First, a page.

Jesus chose the wood, the nails, and the thorns. He did it for our victory. He did it because, no matter what we encounter in life, He assures us that we win. We win over sin and death. We win over pain and grief. This victory replaces any darkness that threatens. We can stare it down. We have undefeatable joy and an anointing that prevails. After the crucifixion comes Resurrection Sunday. Amen, and Thank God!

Let us look only to Jesus, the One who began our faith and who makes it perfect. He suffered death on the cross. But he accepted the shame as if it were nothing because of the joy that God put before him. And now he is sitting at the right side of God’s throne.–Hebrews 12:2 NCV

Dear Jesus, Do You Still Heal Like You Used To?

At times we need a reminder that the Lord’s promises to heal and to help us are just as relevant today as they have always been. Whenever we are facing a health challenge, this question may come to mind–does Jesus still do that?  Indeed, I want you to know for certain that there is definitely a spiritual side of healing. And it is as relevant today as it was two thousand years ago.

For far too many people, there is skepticism about the healing power of God. We know that it used to happen, but can we still believe in it–trust in it–expect to receive it?

The assurances that you have are found abundantly in the Word, including these:

“Beloved, I pray that you  may prosper in all things and be in health, just as your soul prospers.”  3 John 2

“And the whole multitude sought to touch Him, for power went out from Him and healed them all.”  Luke 6:19

“Jesus Christ, the same yesterday, today and forever.”  Hebrews 13:8

” ‘For I will restore health to you and heal you of your wounds,’ says the Lord.” Jeremiah 30;17a

“And the prayer of faith will save the sick, and the Lord will raise him up…” James 5:15a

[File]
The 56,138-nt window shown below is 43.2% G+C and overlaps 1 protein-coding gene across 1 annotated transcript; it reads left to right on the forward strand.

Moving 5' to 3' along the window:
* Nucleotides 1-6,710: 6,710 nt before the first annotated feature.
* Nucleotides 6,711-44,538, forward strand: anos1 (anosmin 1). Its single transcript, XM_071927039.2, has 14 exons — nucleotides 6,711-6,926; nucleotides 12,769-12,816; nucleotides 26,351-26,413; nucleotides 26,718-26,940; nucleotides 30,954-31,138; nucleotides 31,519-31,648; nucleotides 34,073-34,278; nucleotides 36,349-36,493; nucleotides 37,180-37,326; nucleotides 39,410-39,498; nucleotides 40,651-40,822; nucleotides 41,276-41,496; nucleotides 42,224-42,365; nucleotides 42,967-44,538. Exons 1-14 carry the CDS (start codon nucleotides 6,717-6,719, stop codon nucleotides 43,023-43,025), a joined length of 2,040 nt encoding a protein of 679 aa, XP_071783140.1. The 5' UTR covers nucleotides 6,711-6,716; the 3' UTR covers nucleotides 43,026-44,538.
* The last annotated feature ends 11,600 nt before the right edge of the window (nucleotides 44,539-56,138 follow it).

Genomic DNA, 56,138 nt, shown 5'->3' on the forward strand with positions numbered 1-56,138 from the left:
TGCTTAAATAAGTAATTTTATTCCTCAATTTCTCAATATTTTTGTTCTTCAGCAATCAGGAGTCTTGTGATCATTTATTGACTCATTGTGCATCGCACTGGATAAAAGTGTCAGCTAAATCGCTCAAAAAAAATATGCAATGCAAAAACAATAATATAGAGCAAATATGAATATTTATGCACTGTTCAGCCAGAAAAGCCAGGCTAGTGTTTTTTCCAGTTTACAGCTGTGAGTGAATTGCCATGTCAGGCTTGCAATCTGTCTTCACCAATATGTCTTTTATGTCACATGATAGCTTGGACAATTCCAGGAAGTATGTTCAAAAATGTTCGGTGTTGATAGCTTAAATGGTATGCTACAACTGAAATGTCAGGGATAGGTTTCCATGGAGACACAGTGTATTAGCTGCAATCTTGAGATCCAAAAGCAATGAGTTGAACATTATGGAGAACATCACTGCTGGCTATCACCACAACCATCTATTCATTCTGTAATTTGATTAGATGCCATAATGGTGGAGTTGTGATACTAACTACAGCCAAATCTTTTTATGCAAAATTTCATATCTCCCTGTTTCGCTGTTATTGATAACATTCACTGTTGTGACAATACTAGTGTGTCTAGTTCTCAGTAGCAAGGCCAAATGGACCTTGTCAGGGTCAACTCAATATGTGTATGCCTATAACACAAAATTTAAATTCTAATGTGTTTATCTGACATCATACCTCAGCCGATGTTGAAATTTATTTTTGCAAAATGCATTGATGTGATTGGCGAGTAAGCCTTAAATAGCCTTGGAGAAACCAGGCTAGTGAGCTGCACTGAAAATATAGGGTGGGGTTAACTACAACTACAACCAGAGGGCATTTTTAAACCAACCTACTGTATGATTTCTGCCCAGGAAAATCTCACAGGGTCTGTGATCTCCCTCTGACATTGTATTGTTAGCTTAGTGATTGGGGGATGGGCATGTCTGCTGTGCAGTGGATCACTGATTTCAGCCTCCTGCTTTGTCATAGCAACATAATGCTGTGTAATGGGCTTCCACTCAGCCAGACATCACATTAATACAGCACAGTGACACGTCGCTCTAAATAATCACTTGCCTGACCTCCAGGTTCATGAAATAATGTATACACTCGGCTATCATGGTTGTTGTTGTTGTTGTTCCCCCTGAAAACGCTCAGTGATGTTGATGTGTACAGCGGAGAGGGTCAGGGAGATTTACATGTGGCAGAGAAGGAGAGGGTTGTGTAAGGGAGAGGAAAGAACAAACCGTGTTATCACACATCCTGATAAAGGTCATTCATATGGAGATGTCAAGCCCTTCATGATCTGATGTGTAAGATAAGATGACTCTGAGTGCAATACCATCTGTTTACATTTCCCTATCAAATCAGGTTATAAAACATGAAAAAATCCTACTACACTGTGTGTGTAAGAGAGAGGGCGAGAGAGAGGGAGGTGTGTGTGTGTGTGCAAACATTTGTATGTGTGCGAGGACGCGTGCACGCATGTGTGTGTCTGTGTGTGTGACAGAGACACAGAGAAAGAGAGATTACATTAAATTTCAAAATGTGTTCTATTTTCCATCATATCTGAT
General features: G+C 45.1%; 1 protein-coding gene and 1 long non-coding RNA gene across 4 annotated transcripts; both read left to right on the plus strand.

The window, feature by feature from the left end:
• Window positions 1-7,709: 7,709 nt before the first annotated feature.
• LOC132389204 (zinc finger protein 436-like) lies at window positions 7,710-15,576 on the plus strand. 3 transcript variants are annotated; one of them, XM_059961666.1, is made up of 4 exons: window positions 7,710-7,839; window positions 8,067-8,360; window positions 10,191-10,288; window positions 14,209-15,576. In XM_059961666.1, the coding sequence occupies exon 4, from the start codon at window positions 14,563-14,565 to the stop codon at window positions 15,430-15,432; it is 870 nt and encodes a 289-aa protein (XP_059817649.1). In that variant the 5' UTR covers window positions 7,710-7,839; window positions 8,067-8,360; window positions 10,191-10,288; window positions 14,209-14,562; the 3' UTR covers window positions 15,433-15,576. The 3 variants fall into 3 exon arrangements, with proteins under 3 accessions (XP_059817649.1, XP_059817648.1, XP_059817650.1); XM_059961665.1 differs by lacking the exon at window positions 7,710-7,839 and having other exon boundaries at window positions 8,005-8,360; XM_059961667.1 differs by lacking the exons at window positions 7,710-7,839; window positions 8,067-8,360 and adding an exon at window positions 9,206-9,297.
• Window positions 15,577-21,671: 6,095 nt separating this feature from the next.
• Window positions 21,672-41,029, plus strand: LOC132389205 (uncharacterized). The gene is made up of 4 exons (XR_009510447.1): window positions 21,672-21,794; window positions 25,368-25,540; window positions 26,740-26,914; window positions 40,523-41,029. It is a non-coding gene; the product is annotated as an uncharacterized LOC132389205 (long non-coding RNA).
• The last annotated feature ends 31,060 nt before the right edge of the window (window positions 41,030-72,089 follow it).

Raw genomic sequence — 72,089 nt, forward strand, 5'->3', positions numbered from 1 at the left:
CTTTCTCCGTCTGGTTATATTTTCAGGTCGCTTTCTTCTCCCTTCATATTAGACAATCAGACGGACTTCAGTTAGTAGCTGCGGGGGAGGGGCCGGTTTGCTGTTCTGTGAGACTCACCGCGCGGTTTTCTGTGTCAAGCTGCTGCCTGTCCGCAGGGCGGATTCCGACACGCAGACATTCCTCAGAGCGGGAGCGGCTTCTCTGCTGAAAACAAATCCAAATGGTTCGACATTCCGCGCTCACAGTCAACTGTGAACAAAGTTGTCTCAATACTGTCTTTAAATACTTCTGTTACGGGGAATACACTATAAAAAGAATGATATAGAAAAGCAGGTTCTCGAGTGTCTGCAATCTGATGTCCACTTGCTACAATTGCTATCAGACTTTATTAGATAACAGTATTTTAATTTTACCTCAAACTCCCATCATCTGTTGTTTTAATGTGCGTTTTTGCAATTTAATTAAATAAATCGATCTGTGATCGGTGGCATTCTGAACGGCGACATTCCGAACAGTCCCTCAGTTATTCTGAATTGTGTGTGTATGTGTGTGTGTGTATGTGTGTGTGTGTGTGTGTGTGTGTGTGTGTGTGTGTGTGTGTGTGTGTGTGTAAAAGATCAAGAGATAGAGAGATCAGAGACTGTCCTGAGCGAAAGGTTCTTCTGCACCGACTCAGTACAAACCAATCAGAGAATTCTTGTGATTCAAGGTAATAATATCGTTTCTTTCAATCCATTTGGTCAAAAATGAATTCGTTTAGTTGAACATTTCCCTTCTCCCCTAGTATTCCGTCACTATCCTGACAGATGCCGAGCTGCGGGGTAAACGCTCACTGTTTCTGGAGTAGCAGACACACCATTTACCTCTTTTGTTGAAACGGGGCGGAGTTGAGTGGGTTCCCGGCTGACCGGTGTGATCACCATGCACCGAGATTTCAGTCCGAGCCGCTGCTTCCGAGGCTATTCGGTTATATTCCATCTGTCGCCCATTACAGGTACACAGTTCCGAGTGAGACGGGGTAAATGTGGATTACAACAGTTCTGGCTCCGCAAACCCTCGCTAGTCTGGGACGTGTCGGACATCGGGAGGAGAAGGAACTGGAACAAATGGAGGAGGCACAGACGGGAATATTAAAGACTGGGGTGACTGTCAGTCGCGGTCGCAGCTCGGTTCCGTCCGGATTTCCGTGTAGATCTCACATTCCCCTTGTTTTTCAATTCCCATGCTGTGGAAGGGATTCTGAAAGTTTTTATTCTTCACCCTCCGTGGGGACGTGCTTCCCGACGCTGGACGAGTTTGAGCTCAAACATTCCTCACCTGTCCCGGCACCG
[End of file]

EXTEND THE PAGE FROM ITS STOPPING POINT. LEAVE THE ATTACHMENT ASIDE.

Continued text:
If you know someone who is struggling with a health challenge, please remind them that Jesus Christ still does the hard stuff. And that includes healing, no matter what the diagnosis.  Because the Lord is your shepherd, you shall not want for anything (Psalm 23:1)…and that includes your health and healing.

A comprehensive list of the Lord’s promises for healing will be published in my new book…coming soon…of healing scriptures and stories.


Is This What Jesus Said to Do?

We each go through life looking for the meaning of our calling, the purpose of being alive, the reason for taking up space in the universe. We look for connectedness to a greater purpose. I know I do. I believe that, as long as I’m alive, I have a purpose. There is a work still to be done.

There are people we haven’t met, places we need to go, tasks that yet need the unique touch of our hands.  We squint to see the rich cord connecting people, circumstances, places and events—to find out the “Why?” of it all.

Above the door in his pastoral office, my husband had affixed the words of the great commission:  “Go ye therefore…”  Followed by the promise:  “Lo, I am with you always…”

In the last few months, I have reconnected with a pivotal part of my history. Before moving to Wisconsin, we spent four years living on the campus of American Baptist Theological Seminary, now American Baptist College. Those were years of awakening, of bonding with those who became lifelong friends—all as dedicated to sacrificial ministry as we were.

Now, I am back on the Holy Hill, strolling across paths that span these marvelous fifty-three acres on the edge of the Cumberland River. Views of the city from here are breathtaking. Sometimes I stay until dusk just to watch the diamond of Music City come alive, as lights come on.

One of the people I needed to meet is Professor Janet Wolf. I am astounded by her vision of Christian leadership and of our responsibilities for community building and social justice. Every conversation with Janet has caused me to consider what Jesus told us to do. Our individual “go” and “lo.” Dr. Wolf teaches classes in the Tennessee prison—but not just in the prison, one class is on death row. As part of her Inside-Out Prison Exchange Program, she teaches “Transformative Justice” and “Community Building and Conflict Resolution.”

God’s timing is so precise. He knows what we need to experience. When I took my seat at ABC’s commencement ceremony last week, I chose a spot near the rear so that I could be a quiet observer. Dr. Wolf delivered the prayer.  Her words were so Holy Spirit-filled that they were like a mighty wind blowing across everyone present on the Library lawn.  I asked her to share them with me…so that they could bless you.